Proper laboratory diagnosis is crucial for case management and reliable data collection. The non-specific nature of malaria symptomatologies limits the use of clinical diagnosis and the IMCI strategy. Strengthening of laboratory investigations to guide case management is recommended.
Malaria is the leading cause of morbidity and mortality affecting about 300-400 million people worldwide and accounts for about 1-2 million deaths every year. It is also the most prevalent tropical disease especially in sub-Saharan Africa [1, 2]. Major causes of malaria related deaths are severe anaemia and cerebral malaria [3–8]. According to Annual report from Bombo regional hospital for the year 2000, clinically diagnosed malaria accounted for 59.9% of all admissions of which 21.6% had had the severe form of the disease. Anaemia contributed 18.6% of all admissions. There were 228 deaths reported in the paediatric ward of which 33.3% were due to anaemia that was most likely caused by malaria. Causes of severe malaria other than anaemia accounted for 30.7% of all reported deaths .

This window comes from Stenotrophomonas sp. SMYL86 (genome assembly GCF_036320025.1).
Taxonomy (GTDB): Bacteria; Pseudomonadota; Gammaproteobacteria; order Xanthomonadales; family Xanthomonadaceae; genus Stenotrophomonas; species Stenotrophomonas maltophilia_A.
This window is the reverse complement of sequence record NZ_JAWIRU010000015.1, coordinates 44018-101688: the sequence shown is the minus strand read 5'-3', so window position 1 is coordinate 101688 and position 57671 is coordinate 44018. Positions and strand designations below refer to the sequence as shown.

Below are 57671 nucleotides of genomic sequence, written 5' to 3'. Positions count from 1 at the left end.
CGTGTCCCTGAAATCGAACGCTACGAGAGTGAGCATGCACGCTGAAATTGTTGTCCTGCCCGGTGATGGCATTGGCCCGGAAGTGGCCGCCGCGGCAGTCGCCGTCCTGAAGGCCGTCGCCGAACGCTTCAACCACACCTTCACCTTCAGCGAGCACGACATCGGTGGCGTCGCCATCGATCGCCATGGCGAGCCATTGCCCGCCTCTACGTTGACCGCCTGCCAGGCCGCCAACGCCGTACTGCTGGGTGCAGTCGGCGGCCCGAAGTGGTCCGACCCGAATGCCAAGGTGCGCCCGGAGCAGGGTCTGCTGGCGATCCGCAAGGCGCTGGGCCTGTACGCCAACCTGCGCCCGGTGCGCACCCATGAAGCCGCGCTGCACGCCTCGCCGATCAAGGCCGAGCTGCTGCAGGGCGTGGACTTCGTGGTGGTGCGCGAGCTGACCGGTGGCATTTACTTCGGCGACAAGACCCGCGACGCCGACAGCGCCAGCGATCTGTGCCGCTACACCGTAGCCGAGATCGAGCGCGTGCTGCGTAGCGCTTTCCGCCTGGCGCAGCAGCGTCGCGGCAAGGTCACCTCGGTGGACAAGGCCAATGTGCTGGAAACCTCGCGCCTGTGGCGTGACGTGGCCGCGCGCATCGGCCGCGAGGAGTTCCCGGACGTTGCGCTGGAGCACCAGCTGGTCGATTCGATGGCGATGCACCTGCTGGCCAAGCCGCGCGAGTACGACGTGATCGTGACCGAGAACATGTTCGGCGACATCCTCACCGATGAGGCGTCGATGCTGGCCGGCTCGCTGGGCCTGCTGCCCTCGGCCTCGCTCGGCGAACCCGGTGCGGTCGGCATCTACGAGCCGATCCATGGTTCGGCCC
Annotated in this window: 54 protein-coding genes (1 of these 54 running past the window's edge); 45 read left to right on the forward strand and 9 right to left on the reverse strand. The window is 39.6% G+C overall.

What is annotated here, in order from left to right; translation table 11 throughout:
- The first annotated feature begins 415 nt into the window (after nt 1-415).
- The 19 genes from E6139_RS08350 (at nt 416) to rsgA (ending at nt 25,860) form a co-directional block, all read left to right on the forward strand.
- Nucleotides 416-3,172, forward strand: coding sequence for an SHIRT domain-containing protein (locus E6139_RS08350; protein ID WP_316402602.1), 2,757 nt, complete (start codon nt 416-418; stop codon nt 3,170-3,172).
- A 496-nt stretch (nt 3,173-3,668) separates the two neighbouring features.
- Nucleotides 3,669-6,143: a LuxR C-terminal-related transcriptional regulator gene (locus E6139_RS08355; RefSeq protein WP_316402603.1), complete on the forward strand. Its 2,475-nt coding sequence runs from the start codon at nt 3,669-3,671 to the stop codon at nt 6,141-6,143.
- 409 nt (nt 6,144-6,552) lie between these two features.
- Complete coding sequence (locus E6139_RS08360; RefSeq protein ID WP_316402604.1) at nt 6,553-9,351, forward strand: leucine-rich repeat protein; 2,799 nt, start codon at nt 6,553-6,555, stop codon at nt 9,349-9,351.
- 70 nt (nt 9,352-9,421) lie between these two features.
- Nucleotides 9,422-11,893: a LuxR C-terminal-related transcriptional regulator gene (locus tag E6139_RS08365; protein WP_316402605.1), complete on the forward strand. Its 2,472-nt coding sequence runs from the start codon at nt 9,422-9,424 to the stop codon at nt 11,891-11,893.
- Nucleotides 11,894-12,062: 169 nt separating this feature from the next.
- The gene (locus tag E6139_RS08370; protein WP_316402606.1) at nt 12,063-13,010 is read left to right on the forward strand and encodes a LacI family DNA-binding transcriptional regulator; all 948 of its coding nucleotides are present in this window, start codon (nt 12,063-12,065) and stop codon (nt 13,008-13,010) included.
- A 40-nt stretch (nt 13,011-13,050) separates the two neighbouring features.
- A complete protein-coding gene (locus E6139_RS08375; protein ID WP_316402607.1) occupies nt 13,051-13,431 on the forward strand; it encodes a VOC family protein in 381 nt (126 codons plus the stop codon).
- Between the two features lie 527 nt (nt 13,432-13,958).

Due to their low acquired immune status, children below five years of age are the most affected by malaria in high transmission areas, whereas in low transmission areas all age groups are equally affected [10, 11]. Although health facility-based reports show that malaria is the leading cause for hospital attendance and admissions, several studies across Africa indicate that the disease is declining [12–14]. This has also been found in two recently conducted studies at one health facility in the city of Tanga (Makorora Health Centre), where only 10% of patients screened in one study were positive for malaria parasites , and in the other study (Msangeni et al, unpublished) data collection activities had to be stopped after failure to obtain suitable candidates despite most of the patients having clinical symptoms suggestive of malaria.